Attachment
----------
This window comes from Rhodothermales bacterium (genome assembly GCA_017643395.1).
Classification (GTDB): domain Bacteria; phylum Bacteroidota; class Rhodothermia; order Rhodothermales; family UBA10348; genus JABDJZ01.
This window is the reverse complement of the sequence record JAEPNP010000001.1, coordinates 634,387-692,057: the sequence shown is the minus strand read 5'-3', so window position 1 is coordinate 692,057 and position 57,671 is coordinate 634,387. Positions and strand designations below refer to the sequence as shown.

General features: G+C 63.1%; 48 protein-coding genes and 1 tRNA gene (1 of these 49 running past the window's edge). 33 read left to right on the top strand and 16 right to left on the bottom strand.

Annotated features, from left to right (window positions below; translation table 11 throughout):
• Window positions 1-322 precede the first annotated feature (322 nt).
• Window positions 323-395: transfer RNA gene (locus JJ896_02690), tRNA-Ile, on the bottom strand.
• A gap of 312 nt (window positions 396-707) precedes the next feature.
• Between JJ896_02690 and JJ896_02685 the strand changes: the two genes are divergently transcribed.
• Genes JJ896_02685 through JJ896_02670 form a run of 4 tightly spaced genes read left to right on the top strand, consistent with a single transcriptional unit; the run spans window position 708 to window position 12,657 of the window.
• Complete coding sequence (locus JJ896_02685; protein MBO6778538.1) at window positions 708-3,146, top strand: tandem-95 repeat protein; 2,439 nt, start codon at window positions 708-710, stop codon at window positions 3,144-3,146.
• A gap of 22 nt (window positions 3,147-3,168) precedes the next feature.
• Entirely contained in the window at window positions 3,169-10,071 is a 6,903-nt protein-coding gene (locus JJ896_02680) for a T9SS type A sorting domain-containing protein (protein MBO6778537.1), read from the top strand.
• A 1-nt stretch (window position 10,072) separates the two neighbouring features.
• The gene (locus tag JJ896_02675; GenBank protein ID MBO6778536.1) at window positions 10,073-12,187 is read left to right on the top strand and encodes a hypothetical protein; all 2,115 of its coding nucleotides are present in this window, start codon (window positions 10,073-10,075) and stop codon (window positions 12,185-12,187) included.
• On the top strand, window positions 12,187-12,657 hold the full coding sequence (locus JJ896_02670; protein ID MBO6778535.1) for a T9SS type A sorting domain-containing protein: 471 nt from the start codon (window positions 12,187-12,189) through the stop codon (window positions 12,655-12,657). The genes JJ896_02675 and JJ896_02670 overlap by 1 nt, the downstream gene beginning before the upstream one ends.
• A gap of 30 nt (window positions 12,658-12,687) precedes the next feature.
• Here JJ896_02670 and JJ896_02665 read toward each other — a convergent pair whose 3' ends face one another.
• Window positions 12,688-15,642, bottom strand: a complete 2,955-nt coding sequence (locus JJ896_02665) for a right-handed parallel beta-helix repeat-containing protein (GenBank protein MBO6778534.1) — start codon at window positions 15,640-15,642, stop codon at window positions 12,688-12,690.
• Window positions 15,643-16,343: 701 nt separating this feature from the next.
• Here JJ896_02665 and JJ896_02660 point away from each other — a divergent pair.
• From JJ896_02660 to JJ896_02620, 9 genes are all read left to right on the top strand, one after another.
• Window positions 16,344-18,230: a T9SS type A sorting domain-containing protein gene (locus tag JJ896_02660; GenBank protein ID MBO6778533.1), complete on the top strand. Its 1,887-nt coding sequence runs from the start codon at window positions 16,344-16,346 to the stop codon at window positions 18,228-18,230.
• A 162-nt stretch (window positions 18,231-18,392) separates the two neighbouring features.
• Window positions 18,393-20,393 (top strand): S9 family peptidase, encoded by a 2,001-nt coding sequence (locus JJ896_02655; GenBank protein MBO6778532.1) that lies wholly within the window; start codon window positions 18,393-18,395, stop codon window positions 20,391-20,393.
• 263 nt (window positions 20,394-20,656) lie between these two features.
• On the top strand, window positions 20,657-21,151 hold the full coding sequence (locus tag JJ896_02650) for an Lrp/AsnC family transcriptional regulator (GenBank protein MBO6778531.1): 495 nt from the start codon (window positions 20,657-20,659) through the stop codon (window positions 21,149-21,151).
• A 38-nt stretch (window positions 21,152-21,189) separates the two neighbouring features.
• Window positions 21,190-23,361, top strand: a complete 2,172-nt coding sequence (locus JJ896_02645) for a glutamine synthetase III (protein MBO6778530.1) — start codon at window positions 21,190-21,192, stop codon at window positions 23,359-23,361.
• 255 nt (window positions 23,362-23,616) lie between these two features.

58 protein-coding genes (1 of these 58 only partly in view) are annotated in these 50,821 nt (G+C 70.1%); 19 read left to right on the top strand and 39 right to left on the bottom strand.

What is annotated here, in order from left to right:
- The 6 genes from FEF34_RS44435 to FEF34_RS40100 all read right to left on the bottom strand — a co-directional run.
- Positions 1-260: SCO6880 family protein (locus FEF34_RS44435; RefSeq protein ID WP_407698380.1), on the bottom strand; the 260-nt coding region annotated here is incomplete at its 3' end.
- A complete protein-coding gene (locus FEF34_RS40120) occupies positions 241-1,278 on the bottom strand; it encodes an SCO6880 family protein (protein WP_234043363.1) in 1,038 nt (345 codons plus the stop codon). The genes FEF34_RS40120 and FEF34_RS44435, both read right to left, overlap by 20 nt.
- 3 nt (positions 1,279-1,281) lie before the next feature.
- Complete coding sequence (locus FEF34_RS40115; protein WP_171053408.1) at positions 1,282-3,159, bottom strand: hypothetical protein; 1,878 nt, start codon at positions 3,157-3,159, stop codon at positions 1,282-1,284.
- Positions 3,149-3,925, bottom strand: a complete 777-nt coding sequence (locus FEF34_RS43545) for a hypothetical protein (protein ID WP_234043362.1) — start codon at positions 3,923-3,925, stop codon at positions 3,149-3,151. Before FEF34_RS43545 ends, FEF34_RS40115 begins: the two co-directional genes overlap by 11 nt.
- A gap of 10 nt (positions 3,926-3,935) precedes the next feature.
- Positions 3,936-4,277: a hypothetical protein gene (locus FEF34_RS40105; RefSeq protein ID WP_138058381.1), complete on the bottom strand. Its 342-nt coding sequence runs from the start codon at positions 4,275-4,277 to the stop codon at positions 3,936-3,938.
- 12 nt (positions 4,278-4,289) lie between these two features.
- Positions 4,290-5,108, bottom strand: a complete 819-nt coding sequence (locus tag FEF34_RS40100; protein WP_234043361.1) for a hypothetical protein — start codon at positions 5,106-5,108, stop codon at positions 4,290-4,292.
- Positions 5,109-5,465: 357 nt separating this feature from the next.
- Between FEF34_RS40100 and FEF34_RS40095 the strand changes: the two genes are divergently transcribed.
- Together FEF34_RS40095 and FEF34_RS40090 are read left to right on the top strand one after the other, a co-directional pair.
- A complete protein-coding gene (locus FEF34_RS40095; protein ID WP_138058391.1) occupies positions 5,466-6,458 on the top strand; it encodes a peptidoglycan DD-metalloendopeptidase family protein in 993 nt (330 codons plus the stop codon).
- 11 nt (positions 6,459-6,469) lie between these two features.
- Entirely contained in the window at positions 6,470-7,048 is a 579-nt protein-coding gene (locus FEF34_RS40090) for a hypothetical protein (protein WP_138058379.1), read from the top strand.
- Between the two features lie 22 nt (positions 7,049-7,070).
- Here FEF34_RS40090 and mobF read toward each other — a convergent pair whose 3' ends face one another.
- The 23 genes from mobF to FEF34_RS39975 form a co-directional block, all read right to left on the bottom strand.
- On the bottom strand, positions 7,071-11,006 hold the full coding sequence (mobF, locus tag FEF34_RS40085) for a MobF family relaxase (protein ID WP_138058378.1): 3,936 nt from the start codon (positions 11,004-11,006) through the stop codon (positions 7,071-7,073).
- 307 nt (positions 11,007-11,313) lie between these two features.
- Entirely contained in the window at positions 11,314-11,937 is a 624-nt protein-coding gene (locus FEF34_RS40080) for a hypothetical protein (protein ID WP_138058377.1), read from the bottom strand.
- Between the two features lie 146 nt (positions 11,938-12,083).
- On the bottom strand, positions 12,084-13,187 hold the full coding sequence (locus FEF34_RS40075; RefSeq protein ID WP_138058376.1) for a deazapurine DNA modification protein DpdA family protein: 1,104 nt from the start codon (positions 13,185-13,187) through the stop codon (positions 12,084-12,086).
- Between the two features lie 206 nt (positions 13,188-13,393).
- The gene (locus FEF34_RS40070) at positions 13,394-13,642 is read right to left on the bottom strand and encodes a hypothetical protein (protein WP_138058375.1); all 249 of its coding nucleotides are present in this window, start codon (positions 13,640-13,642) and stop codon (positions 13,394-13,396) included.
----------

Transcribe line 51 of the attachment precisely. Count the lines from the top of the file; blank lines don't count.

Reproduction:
- The 23 genes from mobF to FEF34_RS39975 form a co-directional block, all read right to left on the bottom strand.